Twelve Kurpie Songs op. 58 – Karol Szymanowski
Written in 1930-2 and dedicated 'to the memory of my brother Feliks', Twelve Kurpie Songs op. 58 are Szymanowski's last cycle of vocal music. A year after he had completed his Six Kurpie Songs, he reached out again for Father Władysław Skierkowski's collection Puszcza kurpiowska w pieśni and selected twelve folk tunes as a basis for his twelve lyrical miniatures. He made sure to retain the original folk colour, poetic aspect of text and the properties of the Kurpie dialect as well as reproducing the beautiful melodic lines characterized by an almost archaic simplicity and sparing use of motifs combined with a wealth of particular ornaments and rhythmic turns. He used direct - or indirect - quotes from Skierkowski's collection just at the beginning of every song, later on modifying and developing them in an elaborate fashion through rhythmic changes and figurations as well as transpositions of harmony and accompaniment. The expressiveness unfolds, the drama builds up, yet it is the folk singing that defines the style of the composition, the composer yielding to its restraint and austerity, its lack of exuberant expression, of eloquence, of ecstatic outbursts, and its nevertheless powerful, moving effect.
In his very own way Szymanowski emphasizes and accentuates the emotionality of the songs - from the lyrical reverie of no. 1 Lecioły zórazie and no. 3 Uwoz, mamo... to moments of deep and painful reflection in no. 5 A pod borem siwe kunie... and no. 7 Ściani dumbek to the vigorous and occasionally playful motorics of no. 2 Wysła burzycka, no. 6 Bzicem kunia..., no. 11 Wysły rybki, wysły. All of these moods are present in song no. 4, U jeziorecka, whose extremely varied character changes from carefree cheerfulness to escalating drama to subdued lyricism.
This is how Tadeusz A. Zieliński, musicologist and Szymanowski researcher, assessed the artistic merits of the composition:
One of the most valuable and original of all Szymanowski's works, the Kurpie Songs are a worthy culmination of his rich and evolving song production. A masterful combination of genuine folk with profundity and expressiveness of 'high' art, they are an unsurpassed phenomenon; a similar work is not easy to find in the 20th century music.1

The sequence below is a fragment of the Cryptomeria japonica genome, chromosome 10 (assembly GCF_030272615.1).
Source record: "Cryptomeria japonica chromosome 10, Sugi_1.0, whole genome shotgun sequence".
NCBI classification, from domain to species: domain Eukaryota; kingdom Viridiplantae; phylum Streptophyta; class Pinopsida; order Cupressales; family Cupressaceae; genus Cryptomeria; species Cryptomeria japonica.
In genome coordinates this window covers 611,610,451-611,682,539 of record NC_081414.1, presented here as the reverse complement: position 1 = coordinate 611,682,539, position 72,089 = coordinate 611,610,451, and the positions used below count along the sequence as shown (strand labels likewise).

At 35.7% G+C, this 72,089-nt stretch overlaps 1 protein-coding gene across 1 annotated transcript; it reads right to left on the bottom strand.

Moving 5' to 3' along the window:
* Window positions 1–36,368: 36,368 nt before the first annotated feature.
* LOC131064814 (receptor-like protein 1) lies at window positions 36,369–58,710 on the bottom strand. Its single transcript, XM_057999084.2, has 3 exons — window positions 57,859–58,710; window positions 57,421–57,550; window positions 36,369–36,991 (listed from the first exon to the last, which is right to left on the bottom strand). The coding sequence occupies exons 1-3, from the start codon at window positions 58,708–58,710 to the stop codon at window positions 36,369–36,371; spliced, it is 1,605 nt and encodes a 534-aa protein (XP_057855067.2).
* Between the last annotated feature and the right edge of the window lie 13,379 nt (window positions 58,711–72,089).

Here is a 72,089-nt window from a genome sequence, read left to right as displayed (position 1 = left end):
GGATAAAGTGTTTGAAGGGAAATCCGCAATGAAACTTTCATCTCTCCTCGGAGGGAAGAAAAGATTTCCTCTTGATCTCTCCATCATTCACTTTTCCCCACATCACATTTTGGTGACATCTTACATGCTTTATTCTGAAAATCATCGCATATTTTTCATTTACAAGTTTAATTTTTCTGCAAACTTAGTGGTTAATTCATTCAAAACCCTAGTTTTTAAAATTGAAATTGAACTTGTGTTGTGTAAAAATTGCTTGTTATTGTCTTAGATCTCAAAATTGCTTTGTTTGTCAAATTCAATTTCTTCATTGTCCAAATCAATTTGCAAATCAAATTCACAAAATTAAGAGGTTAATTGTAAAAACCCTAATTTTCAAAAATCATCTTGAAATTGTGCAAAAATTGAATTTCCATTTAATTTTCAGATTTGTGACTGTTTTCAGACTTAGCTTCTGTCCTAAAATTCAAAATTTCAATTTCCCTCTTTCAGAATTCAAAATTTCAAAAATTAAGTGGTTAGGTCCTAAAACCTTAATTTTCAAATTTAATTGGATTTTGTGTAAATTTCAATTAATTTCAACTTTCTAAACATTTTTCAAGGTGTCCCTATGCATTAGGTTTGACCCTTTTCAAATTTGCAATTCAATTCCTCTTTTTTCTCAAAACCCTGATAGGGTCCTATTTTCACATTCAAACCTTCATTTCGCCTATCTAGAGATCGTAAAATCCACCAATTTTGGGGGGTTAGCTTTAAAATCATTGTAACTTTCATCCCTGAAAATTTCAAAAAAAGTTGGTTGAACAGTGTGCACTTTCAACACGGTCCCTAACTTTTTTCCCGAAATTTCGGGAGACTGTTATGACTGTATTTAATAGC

Numerous transcriptions are a solid testimony of the popularity and artistic rank of Twelve Kurpie Songs. Song no. 1 Lecioły zurazie has three versions for voice and orchestra - by Grzegorz Fitelberg, Kazimierz Wiłkomirski and Roman Haubenstock-Ramati - and two for violin and piano (Roman Padlewski's and Irena Garztecka's and Stanisław Jarzębski's). Wiłkomirski produced a voice-and-orchestra transcription of song no. 2 Wysła burzycka; Irena Dubiska and Jerzy Lefeld transcribed the same song for violin and piano. Song no. 4 U jeziorecka also has two variants for voice and orchestra: one by Wiłkomirski, the other by Haubenstock-Ramati. Song no. 7 Ściani dumbek was transcribed for voice and orchestra by Fitelberg and for violin and piano by Dubiska and Lefeld. Fitelberg and Padlewski are also the respective authors of the voice-and-orchestra and violin-and-piano transcriptions of song no. 8 Leć, głosie, po rosie. Likewise, Fitelberg transcribed song no. 9 Zarzyjze, kuniu for voice and orchestra, while Paweł Kochański produced its violin-and-piano version. Furthermore, the songs no. 3 Uwoz, mamo..., no. 5 A pod borem siwe kunie... and no. 12 Wsyscy przyjechali have their versions for voice and orchestra by Fitelberg.
Given its unique cast and numerous transcriptions, one cannot possibly list all of the performances and recordings, complete or selective, of Twelve Kurpie Songs. It goes without saying that the work has enjoyed unflagging popularity and has featured in the repertoires of top musicians.
1 Tadeusz A. Zieliński, "Szymanowski. Liryka i ekstaza", PWM, Kraków 1997, p. 314-5.